What Exactly Do They Mean By Give Your Writing Space?

 

 

 

 

 

 

 

 

 

 

 

 

 

 

 

 

 

 

 

 

 

 

 

 

 

 

 

 

 

 

 

 

 

 

 

 

 

 

 

 

 

 

 

 

Something like this.

Alright, that was the easy joke, but there’s an element of truth therein. It’s long enough that you start to wonder if you ever go back to it. Come on, for an instant, you had to think “oh, that’s what he’s doing. Give your writing space. Dickhead.

And that’s a huge part of it.

I’ve done it before. Yes, I have barely touched For More Than Earthly Ends in the last six months (possibly longer). Not since my constant stalling on the ridiculous chapter six that necessitated (in my mind) having to go back and rewrite everything all over.

Why did I think that? Because I was still too close to it.

I hadn’t forgotten enough. I hadn’t let my mind wander far enough from my material to really let something else take over. It took time – and like a hugely formulaic-semi-predictable-technobabble-love-is-magical Doctor Who plothole thread, that’s what we really mean by space. Space is time, time is space, and it all seems a bit contrived for the point of making the audience feel stupid, but that’s another story.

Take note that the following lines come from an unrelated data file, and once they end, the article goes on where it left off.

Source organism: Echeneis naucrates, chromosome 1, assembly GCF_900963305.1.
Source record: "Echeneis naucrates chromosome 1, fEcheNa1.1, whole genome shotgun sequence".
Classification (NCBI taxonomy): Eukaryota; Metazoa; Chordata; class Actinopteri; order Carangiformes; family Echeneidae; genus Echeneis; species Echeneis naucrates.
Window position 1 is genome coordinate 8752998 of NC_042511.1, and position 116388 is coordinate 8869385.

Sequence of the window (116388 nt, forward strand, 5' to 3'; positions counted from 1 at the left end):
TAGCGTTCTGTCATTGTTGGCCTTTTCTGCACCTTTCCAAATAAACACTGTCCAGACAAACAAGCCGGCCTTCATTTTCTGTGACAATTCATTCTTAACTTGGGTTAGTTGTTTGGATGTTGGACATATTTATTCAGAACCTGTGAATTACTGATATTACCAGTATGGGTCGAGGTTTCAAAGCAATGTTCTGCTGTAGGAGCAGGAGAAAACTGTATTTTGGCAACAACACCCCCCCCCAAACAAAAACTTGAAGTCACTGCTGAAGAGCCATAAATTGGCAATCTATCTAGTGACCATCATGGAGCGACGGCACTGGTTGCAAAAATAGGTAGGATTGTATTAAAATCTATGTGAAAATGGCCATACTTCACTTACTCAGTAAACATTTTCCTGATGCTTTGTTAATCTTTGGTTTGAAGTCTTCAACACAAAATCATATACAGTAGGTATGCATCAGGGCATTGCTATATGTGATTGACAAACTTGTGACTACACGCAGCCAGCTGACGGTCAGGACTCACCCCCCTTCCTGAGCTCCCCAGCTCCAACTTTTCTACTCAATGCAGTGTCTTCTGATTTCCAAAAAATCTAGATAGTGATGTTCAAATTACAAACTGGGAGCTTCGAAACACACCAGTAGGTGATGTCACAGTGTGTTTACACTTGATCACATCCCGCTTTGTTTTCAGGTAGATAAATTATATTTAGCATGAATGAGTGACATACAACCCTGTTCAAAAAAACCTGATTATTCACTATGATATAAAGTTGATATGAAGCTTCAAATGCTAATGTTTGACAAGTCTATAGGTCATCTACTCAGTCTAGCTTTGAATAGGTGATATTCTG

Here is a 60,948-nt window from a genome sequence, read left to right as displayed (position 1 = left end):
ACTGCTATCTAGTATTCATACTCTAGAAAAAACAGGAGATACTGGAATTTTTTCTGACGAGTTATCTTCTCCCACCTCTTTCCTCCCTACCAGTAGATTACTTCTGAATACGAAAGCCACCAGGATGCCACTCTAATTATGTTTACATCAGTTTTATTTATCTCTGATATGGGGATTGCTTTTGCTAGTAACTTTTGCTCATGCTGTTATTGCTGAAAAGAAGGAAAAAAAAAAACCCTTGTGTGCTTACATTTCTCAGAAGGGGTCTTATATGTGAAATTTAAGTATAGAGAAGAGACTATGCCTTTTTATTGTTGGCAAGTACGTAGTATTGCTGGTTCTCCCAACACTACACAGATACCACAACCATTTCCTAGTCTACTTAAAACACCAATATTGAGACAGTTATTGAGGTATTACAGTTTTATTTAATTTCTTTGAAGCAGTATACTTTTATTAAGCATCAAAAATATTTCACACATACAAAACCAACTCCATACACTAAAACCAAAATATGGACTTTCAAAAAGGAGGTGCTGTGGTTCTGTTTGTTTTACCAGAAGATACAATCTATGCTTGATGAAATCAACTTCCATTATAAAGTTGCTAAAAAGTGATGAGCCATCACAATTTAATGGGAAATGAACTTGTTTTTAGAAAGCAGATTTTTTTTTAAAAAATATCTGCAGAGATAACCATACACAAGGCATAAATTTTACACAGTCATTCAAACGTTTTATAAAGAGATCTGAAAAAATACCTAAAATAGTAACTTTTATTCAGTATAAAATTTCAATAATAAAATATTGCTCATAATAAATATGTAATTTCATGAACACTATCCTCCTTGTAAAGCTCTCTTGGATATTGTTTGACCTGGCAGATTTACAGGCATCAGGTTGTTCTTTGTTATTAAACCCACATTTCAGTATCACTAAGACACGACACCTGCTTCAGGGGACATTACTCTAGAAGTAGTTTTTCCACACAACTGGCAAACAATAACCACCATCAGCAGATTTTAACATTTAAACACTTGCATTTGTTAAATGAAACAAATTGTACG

I recently deleted some social media apps from my phone, to avoid it for a few days for reasons. While yeah, that just meant I browsed to those sites via the browser, the real other bit is I had a gap of needing to consume something that the filler of life couldn’t step in for.

Enter that little twiddle of thought that said “hey, download your novel from gmail”

So I did.

Where before it was all supreme, I got a sentence into a rewritten version before I wanted to change stuff. Ugh, I thought. Gotta change that.

I went back to the non-rewritten version. The raw NaNoWriMo version. I got past the first sentence, but not through the first paragraph. Immediately I knew how I needed to change it to make it read better. I was no longer clouded by the grand vision I had when I wrote it – the writing had to stand on its own.

If the idea of what you’re writing is still doing the heavy-lifting – and by that I mean if you can stop reading the words and just remember what’s happening – you’re still too close, it’s still too fresh, and you damned sure need more space between you and your writing.

 

That might be what they mean.

Of course, knowing how writers talk about writing, they may also mean give it vast, vacuous blotches of air-sucking nothingness to hold all your bits of stars in.

 

You know, that works too. Downtime between your exciting words is also good.

But that’s not what they mean.

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